McIlroy: I will learn
Rory McIlroy believes last week's controversial withdrawal from the Honda Classic could prove a blessing in disguise as he looks to play golf with a smile on his face once more.
McIlroy quit midway through his second round at PGA National, where he was the defending champion, initially telling reporters he was in "a bad place mentally" and then issuing a statement citing severe toothache as the reason for withdrawing.
He admits that was still "no excuse" for quitting, admitting he lost control of rational thinking after a flurry of dropped shots and concedes his tooth problem was a flimsy reason for pulling out. But he has promised to learn from his mistakes, saying: "I had a lot of time to think about it and realised pretty quickly it wasn't the right thing to do."
Speaking at a pre-tournament press conference ahead of this week's WGC-Cadillac Championship in Miami, McIlroy added: "No matter how bad I was playing I should have stayed out there. At that point in time I was all over the place and saw red. It was a mistake, everyone makes mistakes. I am learning from them.
"Some people have the pleasure I guess of making mistakes in private, most of my mistakes are in the public eye. I regret what I did but it's over now and it won't happen again.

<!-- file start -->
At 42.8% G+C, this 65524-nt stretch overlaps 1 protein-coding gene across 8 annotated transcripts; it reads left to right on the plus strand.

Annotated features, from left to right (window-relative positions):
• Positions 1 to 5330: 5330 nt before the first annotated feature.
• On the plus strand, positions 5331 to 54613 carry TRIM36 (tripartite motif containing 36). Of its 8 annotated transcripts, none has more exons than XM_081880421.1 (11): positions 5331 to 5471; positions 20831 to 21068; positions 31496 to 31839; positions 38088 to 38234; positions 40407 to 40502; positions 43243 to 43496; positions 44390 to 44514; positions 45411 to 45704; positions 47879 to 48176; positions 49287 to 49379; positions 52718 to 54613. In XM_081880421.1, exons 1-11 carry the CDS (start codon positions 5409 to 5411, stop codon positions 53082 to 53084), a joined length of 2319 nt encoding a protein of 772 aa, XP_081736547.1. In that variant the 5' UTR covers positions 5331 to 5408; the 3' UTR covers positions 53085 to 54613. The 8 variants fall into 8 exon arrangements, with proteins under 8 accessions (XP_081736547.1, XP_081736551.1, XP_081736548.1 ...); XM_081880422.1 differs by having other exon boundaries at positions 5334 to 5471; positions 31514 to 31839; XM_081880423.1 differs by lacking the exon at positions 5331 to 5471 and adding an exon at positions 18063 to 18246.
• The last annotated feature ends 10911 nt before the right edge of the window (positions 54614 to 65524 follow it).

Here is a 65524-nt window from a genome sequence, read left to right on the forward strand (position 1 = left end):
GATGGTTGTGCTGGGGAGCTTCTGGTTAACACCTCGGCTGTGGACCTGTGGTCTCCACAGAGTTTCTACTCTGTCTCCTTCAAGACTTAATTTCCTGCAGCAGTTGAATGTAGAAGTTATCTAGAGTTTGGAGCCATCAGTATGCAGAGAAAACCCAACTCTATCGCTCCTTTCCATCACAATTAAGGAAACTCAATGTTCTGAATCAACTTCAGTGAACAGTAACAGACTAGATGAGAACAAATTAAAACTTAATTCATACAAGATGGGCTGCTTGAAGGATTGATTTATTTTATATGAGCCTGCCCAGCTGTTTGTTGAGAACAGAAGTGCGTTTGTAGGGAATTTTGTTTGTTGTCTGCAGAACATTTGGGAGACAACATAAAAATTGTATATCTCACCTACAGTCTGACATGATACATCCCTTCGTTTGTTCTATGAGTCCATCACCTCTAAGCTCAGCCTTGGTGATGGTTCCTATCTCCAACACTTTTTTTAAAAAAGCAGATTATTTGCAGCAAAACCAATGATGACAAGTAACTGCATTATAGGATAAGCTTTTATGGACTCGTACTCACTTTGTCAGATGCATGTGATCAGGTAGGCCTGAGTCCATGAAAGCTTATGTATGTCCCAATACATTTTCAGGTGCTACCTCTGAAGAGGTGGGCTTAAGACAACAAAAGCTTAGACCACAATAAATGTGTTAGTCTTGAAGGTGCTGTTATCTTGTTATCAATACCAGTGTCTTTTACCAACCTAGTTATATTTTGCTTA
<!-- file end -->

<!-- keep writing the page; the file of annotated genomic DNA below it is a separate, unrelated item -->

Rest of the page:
"I actually think in the long run Friday will be a blessing in disguise. It was like it just relieved a valve and all that pressure I was putting on myself just went away. It's not life or death out there, it's only a game and I had sort of forgotten that this year."
Asked which reason for withdrawing was true, McIlroy added: "Both. I wasn't in a good place. Mentally my head was all over the place but at the same time I have been struggling with my lower right wisdom tooth for over a year.
"I had braces on for six months last year to try to relieve some of the pressure on it, I am taking medication until I get home to Northern Ireland and see my dentist, who would be the only guy I trust to take it out. My tooth was bothering me, but it wasn't bothering me enough to quit.
"When the going gets tough I have to stick in there a bit more and grind it out. There is no excuse for quitting and it doesn't set a good example for the kids watching.
"I feel like I let a lot of people down and for that I am very sorry."